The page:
In the early 2000s, marketers thought TV was destined to follow print media. TV was over. Online engagement was growing by double digits, investments in digital media were skyrocketing and the new age of big data was upon us.
But TV never died. Despite early doom and gloom predictions, TV continues to be one of the top-performing media channels available. Yet, many marketers still measure it in isolation or cobble it together within several different measurement solutions. OTT is purchased and measured by the digital team, linear within “traditional,” and the tension between them is felt within measurement.
Although marketers’ definition of TV has changed, the way consumers engage with it hasn’t. Instead of finding different ways to measure modern TV buys, marketers should look to a single solution that can accurately measure cross-channel media impacts.
Mass reach and frequency vehicles have always been a mainstay of long-term brand building, and television stands as one of its primary pillars. Despite all the new ways to consume media, many consumers still spend significant time with traditional linear TV, creating the perfect place to talk to a large number of people.
But marketing shouldn’t just drive marketing KPIs, it should drive business ones as well. It must be apparent that marketing and media are driving incremental sales with a clear ROI. To do this, brands need measurement solutions that prioritize business metrics.
Hurdles to measurement
Marketers may agree that TV is one of the most important communications platforms, but measuring it has never been easy, especially when compared to digital opportunities. Digital is easy to track, so measurement solutions have flourished with one-to-one cookies, universal IDs and cross-device targeting. Unfortunately, many marketers today keep trying to take the precision and surveillance available within digital and replicate it within the analog world.
Within linear TV, this is only a sample of data, often does not give marketers the entire story and ignores other offline media altogether. OTT might offer newer measurement approaches. However, it can only track digital viewership and this may be stifling its growth. Both measurement solutions lack a consolidated TV approach and still don’t account for all the other media within the market.
This has created a patchwork of measurement solutions, most of which are reliant on sophisticated tracking and implied consumer intent. While this is great for intrachannel optimization, it doesn’t help us understand the whole network effect, nor the comprehensive media impact. Marketers must think of channel-agnostic measurement solutions.
Measuring TV without consumer surveillance
One of the most difficult-to-measure channels might give marketers the answers they need once they learn how to measure it.
The answer might be something the industry has relied on for decades: marketing mix modeling (MMM). Since the ’90s, CPG brands have relied on this tested methodology to understand incrementality within their media and marketing mix. Over the past 30 years, marketers have expanded its use beyond CPG to every industry.
Google and Facebook have even begun championing this strategy because of new regulations and practices of data sharing. This is due to three reasons: It incorporates online and offline media, it skips fluffy marketing measurements like awareness and measures media impact on actual sales and, possibly most important in today’s data restrictive atmosphere, it doesn’t require any personal data.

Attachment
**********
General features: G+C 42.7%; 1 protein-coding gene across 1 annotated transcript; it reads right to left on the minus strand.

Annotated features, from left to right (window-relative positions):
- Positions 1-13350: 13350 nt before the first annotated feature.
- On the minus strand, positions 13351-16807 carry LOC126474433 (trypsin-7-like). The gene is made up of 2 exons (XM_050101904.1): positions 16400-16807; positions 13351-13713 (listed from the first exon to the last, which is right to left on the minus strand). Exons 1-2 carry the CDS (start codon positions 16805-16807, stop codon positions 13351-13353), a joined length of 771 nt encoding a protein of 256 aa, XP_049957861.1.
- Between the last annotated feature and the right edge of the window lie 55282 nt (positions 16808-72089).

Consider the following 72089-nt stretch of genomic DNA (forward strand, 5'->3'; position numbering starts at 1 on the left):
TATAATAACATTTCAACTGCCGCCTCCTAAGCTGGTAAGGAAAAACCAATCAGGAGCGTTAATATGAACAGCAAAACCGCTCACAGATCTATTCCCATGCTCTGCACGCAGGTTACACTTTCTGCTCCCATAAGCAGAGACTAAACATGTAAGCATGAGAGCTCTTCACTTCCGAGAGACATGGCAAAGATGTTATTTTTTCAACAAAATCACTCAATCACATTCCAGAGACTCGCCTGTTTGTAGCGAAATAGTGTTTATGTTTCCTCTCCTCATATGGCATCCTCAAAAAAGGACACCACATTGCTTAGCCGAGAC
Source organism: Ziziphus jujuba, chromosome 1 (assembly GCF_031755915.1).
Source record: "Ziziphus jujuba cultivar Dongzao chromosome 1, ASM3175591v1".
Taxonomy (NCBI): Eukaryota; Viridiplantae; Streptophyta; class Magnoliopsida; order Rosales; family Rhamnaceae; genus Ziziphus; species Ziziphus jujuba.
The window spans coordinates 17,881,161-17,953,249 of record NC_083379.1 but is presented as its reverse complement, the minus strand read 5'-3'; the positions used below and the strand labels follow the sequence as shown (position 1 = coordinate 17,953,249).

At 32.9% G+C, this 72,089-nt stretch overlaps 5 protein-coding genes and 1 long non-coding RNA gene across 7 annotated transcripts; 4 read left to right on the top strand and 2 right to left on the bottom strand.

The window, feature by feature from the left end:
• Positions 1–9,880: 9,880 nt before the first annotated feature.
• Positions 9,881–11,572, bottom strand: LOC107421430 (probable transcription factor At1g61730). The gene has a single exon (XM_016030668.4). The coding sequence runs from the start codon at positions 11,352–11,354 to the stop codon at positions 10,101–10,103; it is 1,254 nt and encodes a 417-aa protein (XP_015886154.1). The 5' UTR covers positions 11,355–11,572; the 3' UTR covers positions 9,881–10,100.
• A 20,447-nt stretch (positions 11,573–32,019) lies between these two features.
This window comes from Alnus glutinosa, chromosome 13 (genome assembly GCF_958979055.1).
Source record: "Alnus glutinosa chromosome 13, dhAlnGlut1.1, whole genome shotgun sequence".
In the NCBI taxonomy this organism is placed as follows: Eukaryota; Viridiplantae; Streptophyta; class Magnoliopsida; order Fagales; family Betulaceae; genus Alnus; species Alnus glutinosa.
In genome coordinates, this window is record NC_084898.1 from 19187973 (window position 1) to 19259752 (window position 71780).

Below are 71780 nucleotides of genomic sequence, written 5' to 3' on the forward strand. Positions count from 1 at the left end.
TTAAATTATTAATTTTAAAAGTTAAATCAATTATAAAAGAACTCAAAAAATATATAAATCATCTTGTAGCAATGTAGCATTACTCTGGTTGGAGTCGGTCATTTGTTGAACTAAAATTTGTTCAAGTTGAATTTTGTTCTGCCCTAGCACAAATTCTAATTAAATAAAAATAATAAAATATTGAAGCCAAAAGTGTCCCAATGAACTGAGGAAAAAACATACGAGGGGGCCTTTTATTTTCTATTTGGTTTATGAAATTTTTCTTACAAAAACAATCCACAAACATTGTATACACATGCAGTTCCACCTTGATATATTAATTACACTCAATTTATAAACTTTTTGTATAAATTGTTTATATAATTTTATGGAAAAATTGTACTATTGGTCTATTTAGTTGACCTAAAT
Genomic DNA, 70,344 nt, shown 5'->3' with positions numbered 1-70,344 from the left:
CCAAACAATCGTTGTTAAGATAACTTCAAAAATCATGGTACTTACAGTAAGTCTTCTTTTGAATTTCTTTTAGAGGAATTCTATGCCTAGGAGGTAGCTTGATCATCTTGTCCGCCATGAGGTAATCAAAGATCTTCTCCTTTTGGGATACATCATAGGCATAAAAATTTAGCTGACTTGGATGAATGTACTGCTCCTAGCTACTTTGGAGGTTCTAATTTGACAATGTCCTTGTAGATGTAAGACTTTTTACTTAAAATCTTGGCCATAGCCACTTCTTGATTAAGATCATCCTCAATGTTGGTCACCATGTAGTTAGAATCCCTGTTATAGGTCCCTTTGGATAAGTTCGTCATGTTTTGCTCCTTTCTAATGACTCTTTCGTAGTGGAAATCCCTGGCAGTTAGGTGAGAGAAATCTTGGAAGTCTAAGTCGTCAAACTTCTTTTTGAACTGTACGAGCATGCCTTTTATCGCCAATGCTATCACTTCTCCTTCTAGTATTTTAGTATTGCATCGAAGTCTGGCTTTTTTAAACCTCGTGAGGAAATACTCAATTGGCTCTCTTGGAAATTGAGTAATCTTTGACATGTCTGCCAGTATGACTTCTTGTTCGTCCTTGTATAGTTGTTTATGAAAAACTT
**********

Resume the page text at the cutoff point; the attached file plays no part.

Marketers have always been threatened with budget cuts, and these days are no different. Many CMOs must justify their efforts to CFOs and CEOs who know little and care less about how many impressions a campaign gained or what landing page visits looked like. They want to know what marketing and media is doing to their bottom line. MMMs can showcase just that without a patch-worked solution. All online and offline media is understood within one proven methodology.
Most importantly, it gets marketers around the sticky data issues. The amount of money and effort this industry has invested in consumer surveillance is baffling. Marketers should be spending money on better creative and additional reach, not tracking users across the internet and beyond.
Consumers have had enough and, in many countries and a few states, they are passing laws to put an end to it. We thought iOS 14 put a dent in consumer measurement solutions, just wait until the lawyers and politicians get involved.
Future-proof your measurement solution
Consumer consumption and regulatory trends should not impact long-term measurement solutions: It doesn’t matter how many cord-cutters there are if a solution doesn’t rely on the data flowing through those cords. It doesn’t matter if Google eliminates cookies if the solution doesn’t rely on cookies. It doesn’t matter if the government limits the types of data marketers can harvest if they are just as successful without it.
If we find a single way to accurately capture the various types of TV, then marketers should be able to add every marketing channel to this solution.
TV, in all its forms, remains one of the greatest drivers of long-term brand growth and should be the cornerstone of any modern measurement solution. Marketers must find a future-proof way to measure their impact on business, and it seems like we’ve had the answer all along.